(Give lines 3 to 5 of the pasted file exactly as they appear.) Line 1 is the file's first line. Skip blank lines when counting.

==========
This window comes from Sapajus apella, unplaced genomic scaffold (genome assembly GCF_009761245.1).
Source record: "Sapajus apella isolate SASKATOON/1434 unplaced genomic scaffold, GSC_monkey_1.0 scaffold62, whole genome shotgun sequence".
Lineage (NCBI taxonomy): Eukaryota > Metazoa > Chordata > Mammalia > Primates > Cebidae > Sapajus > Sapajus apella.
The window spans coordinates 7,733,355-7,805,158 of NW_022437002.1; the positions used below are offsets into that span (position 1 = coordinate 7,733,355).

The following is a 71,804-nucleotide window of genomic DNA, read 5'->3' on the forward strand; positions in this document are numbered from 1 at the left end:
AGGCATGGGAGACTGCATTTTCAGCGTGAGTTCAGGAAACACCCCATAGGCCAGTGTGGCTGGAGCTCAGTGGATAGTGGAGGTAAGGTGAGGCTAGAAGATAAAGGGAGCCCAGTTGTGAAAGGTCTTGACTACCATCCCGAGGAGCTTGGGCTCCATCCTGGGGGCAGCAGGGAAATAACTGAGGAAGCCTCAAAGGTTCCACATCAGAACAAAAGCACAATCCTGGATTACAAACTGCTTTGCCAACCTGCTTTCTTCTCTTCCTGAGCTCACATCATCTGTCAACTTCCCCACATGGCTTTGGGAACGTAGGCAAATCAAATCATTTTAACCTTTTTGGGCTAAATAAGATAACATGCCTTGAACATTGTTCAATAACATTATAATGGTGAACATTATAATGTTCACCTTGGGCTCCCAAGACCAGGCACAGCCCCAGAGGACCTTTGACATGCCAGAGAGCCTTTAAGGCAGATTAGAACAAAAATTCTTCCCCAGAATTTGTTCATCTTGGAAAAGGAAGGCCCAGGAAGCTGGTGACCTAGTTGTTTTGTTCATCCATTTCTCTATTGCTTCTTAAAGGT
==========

Lineage (NCBI taxonomy): Eukaryota > Metazoa > Chordata > Mammalia > Primates > Cebidae > Sapajus > Sapajus apella.
The window spans coordinates 7,733,355-7,805,158 of NW_022437002.1; the positions used below are offsets into that span (position 1 = coordinate 7,733,355).

The following is a 71,804-nucleotide window of genomic DNA, read 5'->3' on the forward strand; positions in this document are numbered from 1 at the left end: